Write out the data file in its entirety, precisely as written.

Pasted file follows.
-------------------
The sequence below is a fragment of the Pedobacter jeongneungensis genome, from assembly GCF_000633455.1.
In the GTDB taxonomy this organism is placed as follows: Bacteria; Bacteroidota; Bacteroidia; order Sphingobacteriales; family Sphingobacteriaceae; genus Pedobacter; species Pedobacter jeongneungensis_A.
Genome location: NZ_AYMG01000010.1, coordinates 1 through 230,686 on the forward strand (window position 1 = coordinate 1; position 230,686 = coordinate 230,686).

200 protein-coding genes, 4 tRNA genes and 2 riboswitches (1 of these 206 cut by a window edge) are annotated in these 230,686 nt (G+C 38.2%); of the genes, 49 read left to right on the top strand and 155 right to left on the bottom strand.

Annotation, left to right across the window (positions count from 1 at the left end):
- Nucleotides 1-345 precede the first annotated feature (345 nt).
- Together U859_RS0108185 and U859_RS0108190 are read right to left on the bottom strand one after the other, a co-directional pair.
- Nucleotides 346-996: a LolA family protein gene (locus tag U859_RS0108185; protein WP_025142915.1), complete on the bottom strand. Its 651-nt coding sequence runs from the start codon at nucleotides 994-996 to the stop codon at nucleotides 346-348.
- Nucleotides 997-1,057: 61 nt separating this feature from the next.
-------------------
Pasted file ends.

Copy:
The sequence below is a fragment of the Pedobacter jeongneungensis genome, from assembly GCF_000633455.1.
In the GTDB taxonomy this organism is placed as follows: Bacteria; Bacteroidota; Bacteroidia; order Sphingobacteriales; family Sphingobacteriaceae; genus Pedobacter; species Pedobacter jeongneungensis_A.
Genome location: NZ_AYMG01000010.1, coordinates 1 through 230,686 on the forward strand (window position 1 = coordinate 1; position 230,686 = coordinate 230,686).

200 protein-coding genes, 4 tRNA genes and 2 riboswitches (1 of these 206 cut by a window edge) are annotated in these 230,686 nt (G+C 38.2%); of the genes, 49 read left to right on the top strand and 155 right to left on the bottom strand.

Annotation, left to right across the window (positions count from 1 at the left end):
- Nucleotides 1-345 precede the first annotated feature (345 nt).
- Together U859_RS0108185 and U859_RS0108190 are read right to left on the bottom strand one after the other, a co-directional pair.
- Nucleotides 346-996: a LolA family protein gene (locus tag U859_RS0108185; protein WP_025142915.1), complete on the bottom strand. Its 651-nt coding sequence runs from the start codon at nucleotides 994-996 to the stop codon at nucleotides 346-348.
- Nucleotides 997-1,057: 61 nt separating this feature from the next.